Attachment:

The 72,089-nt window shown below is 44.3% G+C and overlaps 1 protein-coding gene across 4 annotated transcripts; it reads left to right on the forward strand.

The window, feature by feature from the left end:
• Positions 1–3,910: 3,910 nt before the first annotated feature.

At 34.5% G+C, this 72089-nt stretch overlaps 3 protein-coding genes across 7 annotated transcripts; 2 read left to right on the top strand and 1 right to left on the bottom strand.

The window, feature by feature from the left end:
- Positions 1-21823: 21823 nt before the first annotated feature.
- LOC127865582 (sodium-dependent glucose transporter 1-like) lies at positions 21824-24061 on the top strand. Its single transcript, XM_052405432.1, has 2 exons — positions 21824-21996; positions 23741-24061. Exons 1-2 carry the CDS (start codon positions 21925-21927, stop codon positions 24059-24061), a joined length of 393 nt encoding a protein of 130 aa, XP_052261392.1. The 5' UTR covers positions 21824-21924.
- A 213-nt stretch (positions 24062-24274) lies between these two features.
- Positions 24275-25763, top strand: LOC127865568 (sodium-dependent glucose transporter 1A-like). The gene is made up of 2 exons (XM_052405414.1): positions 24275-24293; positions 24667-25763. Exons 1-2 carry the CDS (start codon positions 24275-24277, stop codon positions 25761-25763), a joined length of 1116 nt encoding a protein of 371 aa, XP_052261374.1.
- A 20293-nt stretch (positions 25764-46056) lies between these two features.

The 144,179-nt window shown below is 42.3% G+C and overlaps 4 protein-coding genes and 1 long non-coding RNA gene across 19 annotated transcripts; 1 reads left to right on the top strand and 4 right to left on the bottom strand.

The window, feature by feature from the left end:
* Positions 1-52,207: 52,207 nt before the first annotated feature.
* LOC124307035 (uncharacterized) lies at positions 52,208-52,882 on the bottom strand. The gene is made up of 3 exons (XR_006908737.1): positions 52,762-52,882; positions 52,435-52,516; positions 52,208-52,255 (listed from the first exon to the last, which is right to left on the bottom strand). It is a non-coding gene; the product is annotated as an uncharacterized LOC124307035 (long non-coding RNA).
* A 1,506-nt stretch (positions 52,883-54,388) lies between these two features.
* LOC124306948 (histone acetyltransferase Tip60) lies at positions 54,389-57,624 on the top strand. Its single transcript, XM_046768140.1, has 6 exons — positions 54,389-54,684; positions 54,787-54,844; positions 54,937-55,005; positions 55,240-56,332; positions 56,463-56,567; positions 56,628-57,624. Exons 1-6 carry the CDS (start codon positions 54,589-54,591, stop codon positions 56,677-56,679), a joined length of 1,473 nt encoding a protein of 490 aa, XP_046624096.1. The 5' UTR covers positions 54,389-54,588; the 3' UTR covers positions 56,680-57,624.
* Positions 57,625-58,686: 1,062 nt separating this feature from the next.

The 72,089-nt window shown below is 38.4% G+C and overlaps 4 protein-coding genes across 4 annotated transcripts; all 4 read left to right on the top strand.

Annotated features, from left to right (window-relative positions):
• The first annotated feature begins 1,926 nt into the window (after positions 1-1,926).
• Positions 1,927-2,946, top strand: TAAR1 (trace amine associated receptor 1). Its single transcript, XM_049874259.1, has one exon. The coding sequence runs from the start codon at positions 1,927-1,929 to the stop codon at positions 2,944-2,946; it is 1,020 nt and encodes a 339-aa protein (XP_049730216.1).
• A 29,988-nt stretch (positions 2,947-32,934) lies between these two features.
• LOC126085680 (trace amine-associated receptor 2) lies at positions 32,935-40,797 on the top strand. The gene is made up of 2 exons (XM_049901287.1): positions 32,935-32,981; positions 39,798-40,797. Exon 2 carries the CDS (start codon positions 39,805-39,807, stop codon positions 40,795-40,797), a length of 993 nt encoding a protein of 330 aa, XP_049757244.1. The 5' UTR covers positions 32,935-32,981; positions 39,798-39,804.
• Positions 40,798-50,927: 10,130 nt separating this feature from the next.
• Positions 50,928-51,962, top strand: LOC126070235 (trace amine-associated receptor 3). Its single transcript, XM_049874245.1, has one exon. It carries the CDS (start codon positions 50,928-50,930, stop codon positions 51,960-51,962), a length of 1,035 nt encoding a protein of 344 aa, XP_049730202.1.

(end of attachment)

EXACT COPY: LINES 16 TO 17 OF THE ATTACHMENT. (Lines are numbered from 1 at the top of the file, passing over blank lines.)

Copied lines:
* LOC124306948 (histone acetyltransferase Tip60) lies at positions 54,389-57,624 on the top strand. Its single transcript, XM_046768140.1, has 6 exons — positions 54,389-54,684; positions 54,787-54,844; positions 54,937-55,005; positions 55,240-56,332; positions 56,463-56,567; positions 56,628-57,624. Exons 1-6 carry the CDS (start codon positions 54,589-54,591, stop codon positions 56,677-56,679), a joined length of 1,473 nt encoding a protein of 490 aa, XP_046624096.1. The 5' UTR covers positions 54,389-54,588; the 3' UTR covers positions 56,680-57,624.
* Positions 57,625-58,686: 1,062 nt separating this feature from the next.